The Darby pluton is a relatively homogeneous, mostly quartz monzonite and minor granite. Locally there are segregations of quartz-deficient, potassium-rich rocks including syenite and alkali granite. The pluton is cut by rhyolite, aplite, and tourmaline-bearing pegmatite dikes. In to the Vulcan Creek and adjacent Rock Creek area, the Darby pluton is quartz monzonite containing biotite and lesser hornblende and cut by tourmaline aplite and a swarm of lamprophyre and apparently related variants of dark-colored sub-alkaline intermediate composition porphyritic dikes. The dikes contain euhedral biotite, amphibole, corroded quartz xenocrysts and, more rarely, clinopyroxenite or olivine in a groundmass of altered plagioclase and minor potassium feldspar. Generally, the Rock Creek and West Vulcan Creek area has higher radiometric levels than the surrounding region (Foley and Barker, 1986).
Rock Creek No. 6 consists of several silicified and iron-stained, northeast-striking shear zones exposed for 500 vertical feet in a steep, east-facing gully in a cirque wall. Steeply dipping quartz veins, containing banded jasper with hematite and narrow, parallel seams of pyrite-bearing fluorite greisen, occur in the altered quartz monzonite. Jasper bands up to 2 inches thick are concentrated in a 1 foot-wide central portion of the quartz veins, which pinch and swell to about 4 feet. Pitchblende was identified by the U.S. Bureau of Mines Reno Metallurgical Center in a high-grade sample of radioactive greisen that assayed 1,961 parts per million (ppm) uranium. Isolated float of highly radioactive jasper vein material was also found and samples assayed up to 0.76 percent uranium. Surrounding quartz monzonite cut by the shear zones is hydrothermally altered and contains chlorite and hematite with disseminated pyrite and clay minerals (samples assayed 253, 190, 565, and 18 ppm). Carbonate-altered biotite and olivine lamprophyre dike(s) underlie the vicinity with unknown orientations (Foley and Barker, 1986).Gangue minerals include chlorite, clay minerals, hematite, banded jasper, quartz, sericite. Epidote and plagioclase generally altered to white mica and carbonate occur with opaque minerals including magnetite and pyrrhotite.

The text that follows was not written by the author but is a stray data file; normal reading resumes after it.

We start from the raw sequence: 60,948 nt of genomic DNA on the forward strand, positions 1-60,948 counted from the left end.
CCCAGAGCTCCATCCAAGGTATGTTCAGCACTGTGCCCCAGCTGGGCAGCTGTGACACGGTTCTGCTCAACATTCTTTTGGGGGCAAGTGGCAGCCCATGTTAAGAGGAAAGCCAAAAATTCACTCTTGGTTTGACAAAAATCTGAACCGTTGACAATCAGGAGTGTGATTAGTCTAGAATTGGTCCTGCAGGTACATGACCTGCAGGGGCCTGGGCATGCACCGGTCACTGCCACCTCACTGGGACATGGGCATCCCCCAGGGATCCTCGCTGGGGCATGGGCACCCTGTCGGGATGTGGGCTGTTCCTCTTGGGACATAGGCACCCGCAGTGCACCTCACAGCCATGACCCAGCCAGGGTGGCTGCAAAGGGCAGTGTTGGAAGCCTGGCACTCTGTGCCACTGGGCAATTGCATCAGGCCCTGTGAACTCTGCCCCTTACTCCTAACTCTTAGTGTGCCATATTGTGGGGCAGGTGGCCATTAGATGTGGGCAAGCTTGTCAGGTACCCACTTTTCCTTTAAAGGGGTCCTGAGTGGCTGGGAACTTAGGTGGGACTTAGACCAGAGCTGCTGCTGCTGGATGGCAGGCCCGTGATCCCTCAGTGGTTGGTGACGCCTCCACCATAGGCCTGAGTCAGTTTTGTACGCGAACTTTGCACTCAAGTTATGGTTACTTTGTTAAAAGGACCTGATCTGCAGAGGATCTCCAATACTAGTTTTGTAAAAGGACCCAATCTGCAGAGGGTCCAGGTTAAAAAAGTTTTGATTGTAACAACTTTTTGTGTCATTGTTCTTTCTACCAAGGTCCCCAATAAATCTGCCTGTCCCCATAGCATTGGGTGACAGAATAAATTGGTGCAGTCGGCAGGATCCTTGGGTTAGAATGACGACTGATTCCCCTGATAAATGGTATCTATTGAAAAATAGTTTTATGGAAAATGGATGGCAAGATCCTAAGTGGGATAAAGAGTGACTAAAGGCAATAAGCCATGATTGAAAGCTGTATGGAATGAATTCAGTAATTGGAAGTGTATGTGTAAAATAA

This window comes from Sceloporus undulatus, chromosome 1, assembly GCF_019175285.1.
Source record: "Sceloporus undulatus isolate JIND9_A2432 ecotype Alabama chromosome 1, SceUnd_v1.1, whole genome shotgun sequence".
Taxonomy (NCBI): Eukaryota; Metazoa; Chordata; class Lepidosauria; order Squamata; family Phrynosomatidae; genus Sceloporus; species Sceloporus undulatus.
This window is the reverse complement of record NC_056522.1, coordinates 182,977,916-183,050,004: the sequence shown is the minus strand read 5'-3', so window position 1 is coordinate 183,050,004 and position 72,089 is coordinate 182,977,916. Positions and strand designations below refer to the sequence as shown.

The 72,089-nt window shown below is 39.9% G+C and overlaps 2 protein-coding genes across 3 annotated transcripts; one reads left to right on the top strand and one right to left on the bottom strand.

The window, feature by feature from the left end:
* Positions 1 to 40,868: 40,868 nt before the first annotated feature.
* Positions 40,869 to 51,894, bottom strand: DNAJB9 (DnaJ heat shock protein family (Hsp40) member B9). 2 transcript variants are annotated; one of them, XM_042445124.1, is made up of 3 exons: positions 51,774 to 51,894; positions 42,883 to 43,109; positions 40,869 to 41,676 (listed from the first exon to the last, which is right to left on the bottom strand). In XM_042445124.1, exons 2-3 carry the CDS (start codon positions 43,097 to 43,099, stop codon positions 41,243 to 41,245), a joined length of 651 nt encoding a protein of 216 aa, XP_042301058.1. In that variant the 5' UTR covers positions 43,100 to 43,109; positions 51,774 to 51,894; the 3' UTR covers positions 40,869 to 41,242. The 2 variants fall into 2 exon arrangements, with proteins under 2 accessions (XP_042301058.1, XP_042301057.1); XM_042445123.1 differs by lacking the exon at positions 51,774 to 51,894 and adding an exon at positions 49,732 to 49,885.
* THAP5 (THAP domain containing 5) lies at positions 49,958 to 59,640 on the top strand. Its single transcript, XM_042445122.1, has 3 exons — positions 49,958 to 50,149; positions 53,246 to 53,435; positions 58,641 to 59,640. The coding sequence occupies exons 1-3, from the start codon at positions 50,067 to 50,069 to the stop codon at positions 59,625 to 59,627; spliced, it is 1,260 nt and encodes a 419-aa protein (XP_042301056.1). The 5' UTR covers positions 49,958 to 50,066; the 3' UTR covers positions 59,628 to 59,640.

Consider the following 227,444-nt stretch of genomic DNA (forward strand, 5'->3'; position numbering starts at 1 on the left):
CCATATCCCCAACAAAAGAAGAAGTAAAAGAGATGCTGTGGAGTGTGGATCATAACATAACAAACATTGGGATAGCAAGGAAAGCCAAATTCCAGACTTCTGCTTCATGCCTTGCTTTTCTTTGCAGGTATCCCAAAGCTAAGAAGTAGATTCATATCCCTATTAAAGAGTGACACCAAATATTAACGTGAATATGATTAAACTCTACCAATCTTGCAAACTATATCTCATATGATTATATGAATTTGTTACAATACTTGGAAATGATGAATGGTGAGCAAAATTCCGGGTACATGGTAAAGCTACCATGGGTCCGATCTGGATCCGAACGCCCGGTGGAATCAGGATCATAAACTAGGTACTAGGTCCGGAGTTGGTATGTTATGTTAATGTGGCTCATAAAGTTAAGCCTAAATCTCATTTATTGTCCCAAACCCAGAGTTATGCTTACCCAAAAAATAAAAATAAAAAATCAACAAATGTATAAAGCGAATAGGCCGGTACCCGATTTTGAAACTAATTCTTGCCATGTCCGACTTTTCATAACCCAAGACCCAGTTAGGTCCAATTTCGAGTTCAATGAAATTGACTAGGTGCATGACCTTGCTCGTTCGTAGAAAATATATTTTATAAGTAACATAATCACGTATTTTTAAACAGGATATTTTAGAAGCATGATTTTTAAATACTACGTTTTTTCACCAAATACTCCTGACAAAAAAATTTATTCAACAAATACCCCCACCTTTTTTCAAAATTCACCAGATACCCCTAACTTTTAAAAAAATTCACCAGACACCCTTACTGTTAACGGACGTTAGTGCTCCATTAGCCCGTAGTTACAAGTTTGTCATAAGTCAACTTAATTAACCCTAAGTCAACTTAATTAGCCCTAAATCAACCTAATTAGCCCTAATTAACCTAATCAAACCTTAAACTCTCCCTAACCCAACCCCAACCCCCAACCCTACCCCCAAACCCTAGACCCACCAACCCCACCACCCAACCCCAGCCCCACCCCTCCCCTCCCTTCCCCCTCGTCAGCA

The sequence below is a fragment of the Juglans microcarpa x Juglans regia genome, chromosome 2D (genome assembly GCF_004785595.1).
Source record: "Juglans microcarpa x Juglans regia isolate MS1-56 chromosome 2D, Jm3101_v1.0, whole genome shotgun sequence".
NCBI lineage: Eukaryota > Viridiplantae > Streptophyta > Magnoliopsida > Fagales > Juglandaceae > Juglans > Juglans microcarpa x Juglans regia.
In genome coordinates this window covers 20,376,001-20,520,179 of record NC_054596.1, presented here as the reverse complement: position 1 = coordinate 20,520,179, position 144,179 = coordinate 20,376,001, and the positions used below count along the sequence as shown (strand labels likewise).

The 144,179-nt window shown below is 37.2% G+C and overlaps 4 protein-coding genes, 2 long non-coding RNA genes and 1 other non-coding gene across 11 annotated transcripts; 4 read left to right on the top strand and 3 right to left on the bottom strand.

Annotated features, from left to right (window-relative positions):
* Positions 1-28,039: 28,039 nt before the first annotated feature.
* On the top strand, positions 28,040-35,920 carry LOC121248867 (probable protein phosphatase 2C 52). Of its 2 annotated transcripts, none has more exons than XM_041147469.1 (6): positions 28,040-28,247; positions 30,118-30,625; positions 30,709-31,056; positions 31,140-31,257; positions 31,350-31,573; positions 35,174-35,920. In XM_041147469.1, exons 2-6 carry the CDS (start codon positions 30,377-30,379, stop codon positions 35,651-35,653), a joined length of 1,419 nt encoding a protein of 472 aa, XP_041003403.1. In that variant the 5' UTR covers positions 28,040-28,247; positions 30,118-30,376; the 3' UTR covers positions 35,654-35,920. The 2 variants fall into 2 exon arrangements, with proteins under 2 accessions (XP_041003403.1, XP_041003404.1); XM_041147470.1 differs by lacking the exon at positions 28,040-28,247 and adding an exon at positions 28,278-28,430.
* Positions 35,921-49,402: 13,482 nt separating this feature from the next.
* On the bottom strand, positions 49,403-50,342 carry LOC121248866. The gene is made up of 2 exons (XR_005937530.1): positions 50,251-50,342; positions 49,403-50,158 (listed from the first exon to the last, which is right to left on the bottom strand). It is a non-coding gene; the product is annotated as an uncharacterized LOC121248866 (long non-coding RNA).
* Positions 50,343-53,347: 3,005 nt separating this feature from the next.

|Alteration of deposit
||Greisen, locally argillic, sooty fluorite also noted at several sites. Banded jasper, pervasive hematitic staining, and corroded quartz after silicification, were also noted. Quartz stockwork and veining occurs with silicification in shear zones; also noted were discrete zones of sericite, epidote, and chlorite alteration. Clay minerals and iron oxides occur in all vein showings and adjoining quartz monzonite wall rock (Foley and Barker, 1986).